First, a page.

Today startups are able to develop new products rapidly to a wide field of industries. Startups can relatively quickly adjust their operations to suit new situations in the market or with customers. Many enterprises now share the common thought: they are looking at startups today not as a threat, but as potential partners to create more value for their company, consumers and the industry.
Slush introduced Corporate Pitching last year to create a new platform for startups to get access to the resources and networks of more established companies. Altogether eight enterprises took the stage to pitch some of the major challenges in their businesses that they were looking for startups to solve. These enterprises were Kemira, KONE, OpusCapita, Telefonica, Unilever, UPM, Vaisala and Wärtsilä. Here we introduce three of these competitions and the final results:
1. Telefonica Open Future
Telefonica Open Future wants to be where the best startups and players of the ecosystem are. This is also the reason why Telefonica Corporate Pitching was arranged at Slush 2015. “Telefonica Open Future has in its DNA the collaboration between the startups’ talent, with new disruptive ideas, and a corporation like Telefonica which can offer a network of experts, partners, distribution channels and investment vehicles,” explains Valentín Fernández, Global Director of Business Development & Partnerships at Telefonica Open Future.
One of Telefonica’s main objectives is to bring the best of external innovation, coupled with their internal R&D, to their customer base of 320 million people and to create a win-win situation for both startups, customers and enterprises. The winner of their pitching competition was CareMonkey, a startup that provides a health and safety system that automatically keeps medical and emergency contact details up to date for an organisation with a duty of care.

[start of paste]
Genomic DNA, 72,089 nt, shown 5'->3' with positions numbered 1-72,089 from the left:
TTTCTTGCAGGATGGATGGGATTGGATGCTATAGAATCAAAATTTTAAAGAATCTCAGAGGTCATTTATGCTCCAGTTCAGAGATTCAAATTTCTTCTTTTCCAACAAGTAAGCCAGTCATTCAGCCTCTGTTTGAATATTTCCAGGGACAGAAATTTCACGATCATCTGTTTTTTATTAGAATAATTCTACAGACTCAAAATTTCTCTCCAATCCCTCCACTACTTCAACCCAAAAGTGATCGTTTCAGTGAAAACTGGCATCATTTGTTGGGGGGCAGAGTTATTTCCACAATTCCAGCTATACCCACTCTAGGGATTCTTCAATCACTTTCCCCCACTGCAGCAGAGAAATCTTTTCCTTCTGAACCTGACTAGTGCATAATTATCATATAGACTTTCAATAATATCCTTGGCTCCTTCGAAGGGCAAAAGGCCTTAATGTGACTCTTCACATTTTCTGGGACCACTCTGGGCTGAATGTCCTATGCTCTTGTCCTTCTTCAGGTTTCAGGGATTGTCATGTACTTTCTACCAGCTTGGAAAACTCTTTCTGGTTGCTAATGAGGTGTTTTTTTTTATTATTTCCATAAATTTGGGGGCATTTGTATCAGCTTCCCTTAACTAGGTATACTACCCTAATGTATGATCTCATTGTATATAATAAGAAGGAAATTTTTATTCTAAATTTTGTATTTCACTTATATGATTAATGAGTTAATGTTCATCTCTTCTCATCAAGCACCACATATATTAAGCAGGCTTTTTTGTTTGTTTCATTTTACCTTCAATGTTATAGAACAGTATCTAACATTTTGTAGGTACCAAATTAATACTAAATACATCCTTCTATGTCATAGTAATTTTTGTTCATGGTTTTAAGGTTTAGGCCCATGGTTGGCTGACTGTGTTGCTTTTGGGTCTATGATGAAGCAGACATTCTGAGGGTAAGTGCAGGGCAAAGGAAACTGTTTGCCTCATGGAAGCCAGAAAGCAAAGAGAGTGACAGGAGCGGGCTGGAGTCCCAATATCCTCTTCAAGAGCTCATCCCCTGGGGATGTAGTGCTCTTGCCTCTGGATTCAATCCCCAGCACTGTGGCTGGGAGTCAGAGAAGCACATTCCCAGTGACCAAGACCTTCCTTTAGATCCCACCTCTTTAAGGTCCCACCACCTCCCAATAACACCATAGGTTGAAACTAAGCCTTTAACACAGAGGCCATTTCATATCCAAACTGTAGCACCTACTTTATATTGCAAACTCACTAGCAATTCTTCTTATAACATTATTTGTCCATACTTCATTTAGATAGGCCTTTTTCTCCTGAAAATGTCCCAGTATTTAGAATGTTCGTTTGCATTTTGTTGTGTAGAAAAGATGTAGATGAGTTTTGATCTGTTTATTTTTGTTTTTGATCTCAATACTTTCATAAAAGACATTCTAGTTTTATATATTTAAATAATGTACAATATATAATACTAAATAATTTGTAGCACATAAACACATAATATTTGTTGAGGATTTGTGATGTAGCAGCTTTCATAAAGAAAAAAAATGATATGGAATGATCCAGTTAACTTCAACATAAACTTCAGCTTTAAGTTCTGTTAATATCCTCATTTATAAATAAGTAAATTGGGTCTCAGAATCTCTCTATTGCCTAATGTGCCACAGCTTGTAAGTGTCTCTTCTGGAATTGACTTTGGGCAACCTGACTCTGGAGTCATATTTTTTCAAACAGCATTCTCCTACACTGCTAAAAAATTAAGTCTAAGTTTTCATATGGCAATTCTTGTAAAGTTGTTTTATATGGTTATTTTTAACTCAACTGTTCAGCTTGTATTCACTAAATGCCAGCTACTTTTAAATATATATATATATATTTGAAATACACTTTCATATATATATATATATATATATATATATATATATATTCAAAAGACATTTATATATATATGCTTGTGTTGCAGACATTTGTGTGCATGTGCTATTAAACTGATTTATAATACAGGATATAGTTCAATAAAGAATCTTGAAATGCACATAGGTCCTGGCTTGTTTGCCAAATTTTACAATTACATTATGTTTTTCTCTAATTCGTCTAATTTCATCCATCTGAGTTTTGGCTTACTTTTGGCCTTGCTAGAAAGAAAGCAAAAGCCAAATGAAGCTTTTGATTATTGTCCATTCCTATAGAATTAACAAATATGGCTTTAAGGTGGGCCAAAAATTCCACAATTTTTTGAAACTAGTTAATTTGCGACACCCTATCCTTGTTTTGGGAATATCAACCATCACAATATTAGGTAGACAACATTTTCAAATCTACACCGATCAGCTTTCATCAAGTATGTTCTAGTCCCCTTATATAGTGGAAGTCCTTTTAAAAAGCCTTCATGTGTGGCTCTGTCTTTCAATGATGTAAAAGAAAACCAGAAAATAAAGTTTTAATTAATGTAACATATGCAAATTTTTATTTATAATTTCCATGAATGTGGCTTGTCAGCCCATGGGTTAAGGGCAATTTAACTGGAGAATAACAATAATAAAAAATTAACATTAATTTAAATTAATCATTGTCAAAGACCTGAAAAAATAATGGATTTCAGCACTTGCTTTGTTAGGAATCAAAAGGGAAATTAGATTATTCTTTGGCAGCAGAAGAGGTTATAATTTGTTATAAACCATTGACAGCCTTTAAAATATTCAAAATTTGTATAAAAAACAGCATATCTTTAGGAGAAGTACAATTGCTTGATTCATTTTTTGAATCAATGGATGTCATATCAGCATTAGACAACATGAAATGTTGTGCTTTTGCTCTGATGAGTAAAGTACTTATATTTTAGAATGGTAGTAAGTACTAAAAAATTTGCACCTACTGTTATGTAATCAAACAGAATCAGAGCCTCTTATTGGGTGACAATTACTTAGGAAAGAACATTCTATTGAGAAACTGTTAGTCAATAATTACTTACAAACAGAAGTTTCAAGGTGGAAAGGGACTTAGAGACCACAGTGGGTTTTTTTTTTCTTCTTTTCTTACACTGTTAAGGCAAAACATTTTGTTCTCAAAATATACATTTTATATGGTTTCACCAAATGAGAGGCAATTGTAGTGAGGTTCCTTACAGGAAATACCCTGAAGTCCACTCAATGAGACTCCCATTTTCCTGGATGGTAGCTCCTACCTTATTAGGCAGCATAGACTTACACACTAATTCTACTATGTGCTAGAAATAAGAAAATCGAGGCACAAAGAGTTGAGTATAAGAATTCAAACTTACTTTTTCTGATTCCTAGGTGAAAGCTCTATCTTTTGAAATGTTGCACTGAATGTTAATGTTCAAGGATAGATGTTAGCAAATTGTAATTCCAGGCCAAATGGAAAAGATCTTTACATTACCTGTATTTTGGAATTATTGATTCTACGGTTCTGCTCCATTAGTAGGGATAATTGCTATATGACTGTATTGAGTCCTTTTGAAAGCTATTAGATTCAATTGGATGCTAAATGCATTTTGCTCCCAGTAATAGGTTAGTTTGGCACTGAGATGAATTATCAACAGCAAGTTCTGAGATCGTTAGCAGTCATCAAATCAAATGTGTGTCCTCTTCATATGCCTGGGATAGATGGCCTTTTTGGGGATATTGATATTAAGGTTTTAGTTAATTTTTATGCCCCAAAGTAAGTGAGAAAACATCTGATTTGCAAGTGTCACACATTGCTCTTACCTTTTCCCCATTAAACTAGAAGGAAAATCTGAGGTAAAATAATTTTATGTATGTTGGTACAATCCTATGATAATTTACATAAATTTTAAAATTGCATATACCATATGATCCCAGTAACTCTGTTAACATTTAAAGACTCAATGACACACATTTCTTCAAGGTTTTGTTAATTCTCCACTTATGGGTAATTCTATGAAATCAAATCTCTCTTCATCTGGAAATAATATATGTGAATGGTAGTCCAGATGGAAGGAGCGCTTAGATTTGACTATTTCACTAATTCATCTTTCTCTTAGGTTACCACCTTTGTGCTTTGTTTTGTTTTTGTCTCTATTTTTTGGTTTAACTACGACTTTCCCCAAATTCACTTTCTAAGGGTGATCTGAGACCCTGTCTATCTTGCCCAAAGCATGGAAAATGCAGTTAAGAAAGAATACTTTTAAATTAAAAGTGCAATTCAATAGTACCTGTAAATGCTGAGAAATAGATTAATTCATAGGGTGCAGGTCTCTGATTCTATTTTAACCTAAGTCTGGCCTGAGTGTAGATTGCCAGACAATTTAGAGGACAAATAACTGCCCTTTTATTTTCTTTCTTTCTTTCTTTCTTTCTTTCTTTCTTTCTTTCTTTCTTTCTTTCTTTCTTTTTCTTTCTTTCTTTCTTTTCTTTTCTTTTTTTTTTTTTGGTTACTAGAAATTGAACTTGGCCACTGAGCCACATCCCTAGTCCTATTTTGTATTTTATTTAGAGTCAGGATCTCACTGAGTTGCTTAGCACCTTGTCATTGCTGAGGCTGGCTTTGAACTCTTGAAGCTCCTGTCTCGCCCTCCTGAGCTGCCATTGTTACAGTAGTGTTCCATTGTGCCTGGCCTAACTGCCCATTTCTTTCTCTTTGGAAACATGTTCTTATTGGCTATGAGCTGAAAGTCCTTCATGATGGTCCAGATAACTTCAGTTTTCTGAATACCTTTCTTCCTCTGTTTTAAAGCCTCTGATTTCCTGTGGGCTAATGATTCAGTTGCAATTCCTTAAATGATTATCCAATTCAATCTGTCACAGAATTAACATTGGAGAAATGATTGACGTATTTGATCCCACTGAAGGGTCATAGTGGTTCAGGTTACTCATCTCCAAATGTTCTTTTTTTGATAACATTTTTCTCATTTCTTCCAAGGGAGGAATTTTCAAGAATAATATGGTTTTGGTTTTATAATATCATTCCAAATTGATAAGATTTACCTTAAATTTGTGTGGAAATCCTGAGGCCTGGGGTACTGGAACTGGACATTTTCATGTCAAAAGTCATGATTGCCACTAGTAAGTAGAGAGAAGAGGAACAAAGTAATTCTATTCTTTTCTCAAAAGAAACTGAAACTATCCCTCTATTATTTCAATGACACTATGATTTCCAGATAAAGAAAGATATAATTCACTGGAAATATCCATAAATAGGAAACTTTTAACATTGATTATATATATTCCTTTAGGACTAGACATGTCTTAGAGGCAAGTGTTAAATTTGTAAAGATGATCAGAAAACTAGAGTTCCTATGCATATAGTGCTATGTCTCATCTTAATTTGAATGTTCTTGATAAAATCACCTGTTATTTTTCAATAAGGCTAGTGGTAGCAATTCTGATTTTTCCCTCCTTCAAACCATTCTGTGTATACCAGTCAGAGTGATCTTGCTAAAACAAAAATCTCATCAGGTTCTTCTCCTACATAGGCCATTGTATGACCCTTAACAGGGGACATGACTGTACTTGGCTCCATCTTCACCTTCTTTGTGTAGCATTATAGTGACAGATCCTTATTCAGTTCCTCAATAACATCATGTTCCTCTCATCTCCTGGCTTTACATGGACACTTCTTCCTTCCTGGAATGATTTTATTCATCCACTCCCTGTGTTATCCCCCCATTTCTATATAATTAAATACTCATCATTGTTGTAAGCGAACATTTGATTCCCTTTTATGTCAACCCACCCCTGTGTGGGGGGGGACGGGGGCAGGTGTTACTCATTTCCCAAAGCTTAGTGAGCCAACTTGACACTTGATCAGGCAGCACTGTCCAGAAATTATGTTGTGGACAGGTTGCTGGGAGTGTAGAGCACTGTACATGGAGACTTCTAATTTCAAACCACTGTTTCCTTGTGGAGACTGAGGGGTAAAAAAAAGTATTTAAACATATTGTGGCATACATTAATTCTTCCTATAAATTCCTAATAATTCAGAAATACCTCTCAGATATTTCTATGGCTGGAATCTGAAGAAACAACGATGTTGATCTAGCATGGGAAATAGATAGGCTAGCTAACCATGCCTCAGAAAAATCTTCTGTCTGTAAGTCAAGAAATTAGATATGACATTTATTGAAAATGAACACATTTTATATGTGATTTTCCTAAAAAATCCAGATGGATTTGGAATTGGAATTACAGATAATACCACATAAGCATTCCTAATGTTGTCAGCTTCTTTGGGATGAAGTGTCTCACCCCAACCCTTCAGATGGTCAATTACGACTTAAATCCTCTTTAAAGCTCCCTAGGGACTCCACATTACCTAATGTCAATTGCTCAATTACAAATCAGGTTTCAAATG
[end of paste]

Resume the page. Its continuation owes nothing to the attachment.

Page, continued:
UPM represents a traditional industry – forestry. The company was eager to know if startups are interested in the challenges their industry provides and to find new partners in mobile development. In UPM’s pitching competition at Slush, two challenges were featured: 1. Use the Forest which looked for solutions to raise interest of the new generation of forest owners towards their property, and 2. Spot the Species, directed for mobile developers to create a game for Guides and Scouts of Finland that would take kids and teenagers to the forest.
The success of the competition blew everyone away. In the Spot the Species challenge, UPM made a contract with NordicEdu, and the game for The Guides and Scouts of Finland will be ready by summer 2016. In Use the Forest Challenge, UPM began to develop a mobile platform together with Taiste, and the app for private forest owners will be launched already in May. “I think big companies should be more bold in opening the doors to small or even big development programs with startups,” explains Paula Savonen, Manager, Marketing & CRM, Forestry & Wood Sourcing at UPM.
Wärtsilä launched the Marine Mastermind innovation contest to find ideas on how they could, together with startups, discover opportunities for digital innovation within the marine industry. The winner Marina Ahoy Ltd is developing a customer service touchpoint for marinas and a convenience tool for sailors. The tool offers sailors and marinas a real-time connection that helps automate routine tasks and can therefore enable marinas to operate around the clock. The winner got a Lean Innovation Lab product development sprint orchestrated by ShiftActions, which will focus on commercial shipping application of Marina Ahoy’s solution.
Wärtsilä sees that startups can bring speed to the rather conservative market. The enthusiasm and lack of rigid organisational structures is a force to reckon with when developing ideas into products and solutions. “I see that collaboration between startups and corporates is the key to make a step change, as corporates can provide valuable insights and global access in capital intensive industries, whereas startups are able to do agile development of new products that are needed to drive the change. So within our industry, I believe this is a beginning of a new era of open innovation,” explains Tero Hottinen, General Manager, Business Innovations at Wärtsilä.